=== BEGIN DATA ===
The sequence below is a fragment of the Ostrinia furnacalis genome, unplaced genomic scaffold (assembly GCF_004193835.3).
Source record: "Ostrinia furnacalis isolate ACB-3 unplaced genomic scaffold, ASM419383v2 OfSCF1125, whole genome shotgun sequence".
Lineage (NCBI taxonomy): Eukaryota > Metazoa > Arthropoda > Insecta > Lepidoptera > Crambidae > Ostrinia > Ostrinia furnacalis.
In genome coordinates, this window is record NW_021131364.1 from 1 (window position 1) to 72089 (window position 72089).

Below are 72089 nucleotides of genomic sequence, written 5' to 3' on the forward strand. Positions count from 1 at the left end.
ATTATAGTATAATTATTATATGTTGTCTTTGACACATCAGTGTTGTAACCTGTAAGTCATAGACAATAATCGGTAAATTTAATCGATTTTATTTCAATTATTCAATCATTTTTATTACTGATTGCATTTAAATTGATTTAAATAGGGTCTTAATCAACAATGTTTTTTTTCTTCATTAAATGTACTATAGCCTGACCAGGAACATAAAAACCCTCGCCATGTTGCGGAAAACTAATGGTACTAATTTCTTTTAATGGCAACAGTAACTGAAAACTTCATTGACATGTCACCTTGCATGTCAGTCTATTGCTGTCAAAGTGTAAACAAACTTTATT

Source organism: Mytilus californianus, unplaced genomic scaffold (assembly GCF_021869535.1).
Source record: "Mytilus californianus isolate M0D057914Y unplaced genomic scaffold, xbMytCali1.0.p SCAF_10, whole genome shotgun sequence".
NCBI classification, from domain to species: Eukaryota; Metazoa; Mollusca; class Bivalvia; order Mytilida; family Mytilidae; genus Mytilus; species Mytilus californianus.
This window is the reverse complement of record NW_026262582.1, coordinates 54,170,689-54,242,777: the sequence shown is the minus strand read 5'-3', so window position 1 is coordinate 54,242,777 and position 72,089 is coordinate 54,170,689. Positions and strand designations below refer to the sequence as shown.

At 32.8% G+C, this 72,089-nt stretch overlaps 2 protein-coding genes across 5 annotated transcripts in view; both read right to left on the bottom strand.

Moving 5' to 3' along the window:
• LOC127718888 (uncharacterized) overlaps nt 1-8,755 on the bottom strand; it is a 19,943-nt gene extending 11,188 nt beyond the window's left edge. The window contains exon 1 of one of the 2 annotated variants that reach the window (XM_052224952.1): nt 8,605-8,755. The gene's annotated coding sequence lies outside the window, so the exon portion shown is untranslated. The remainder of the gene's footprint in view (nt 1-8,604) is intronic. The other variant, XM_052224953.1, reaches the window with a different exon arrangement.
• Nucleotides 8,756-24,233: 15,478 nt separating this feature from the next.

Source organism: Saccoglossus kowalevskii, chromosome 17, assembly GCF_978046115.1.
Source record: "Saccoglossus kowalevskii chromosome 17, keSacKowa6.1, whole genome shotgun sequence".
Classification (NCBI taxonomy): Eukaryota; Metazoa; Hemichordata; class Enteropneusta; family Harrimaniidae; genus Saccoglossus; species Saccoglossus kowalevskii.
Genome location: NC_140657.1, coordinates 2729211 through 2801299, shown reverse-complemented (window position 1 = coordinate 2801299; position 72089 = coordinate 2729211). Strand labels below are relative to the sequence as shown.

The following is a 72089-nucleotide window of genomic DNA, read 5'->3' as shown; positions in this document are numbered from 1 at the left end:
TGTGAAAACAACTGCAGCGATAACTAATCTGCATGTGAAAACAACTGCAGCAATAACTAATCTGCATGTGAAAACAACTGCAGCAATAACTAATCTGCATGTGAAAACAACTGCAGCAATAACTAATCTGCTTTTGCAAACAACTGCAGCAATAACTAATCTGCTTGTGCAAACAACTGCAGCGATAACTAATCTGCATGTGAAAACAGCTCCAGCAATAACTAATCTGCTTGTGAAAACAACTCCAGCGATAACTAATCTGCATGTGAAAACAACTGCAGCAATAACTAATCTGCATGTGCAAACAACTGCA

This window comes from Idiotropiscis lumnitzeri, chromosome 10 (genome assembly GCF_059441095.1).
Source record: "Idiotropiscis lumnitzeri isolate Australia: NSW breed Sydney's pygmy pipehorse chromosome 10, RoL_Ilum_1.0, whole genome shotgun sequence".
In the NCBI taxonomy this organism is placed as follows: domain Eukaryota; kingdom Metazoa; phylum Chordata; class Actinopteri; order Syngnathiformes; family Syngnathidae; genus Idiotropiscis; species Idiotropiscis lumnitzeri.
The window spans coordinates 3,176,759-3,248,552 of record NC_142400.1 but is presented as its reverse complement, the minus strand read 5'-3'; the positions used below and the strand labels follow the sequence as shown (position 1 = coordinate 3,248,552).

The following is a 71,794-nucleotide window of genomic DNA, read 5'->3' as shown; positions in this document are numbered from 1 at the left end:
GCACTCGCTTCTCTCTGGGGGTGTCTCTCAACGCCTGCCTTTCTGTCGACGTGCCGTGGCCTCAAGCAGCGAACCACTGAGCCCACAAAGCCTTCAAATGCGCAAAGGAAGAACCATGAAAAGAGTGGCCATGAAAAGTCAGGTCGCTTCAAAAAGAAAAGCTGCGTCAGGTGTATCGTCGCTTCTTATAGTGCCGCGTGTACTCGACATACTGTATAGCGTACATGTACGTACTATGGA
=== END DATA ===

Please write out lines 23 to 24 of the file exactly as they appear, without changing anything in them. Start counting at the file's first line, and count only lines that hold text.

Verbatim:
In the NCBI taxonomy this organism is placed as follows: domain Eukaryota; kingdom Metazoa; phylum Chordata; class Actinopteri; order Syngnathiformes; family Syngnathidae; genus Idiotropiscis; species Idiotropiscis lumnitzeri.
The window spans coordinates 3,176,759-3,248,552 of record NC_142400.1 but is presented as its reverse complement, the minus strand read 5'-3'; the positions used below and the strand labels follow the sequence as shown (position 1 = coordinate 3,248,552).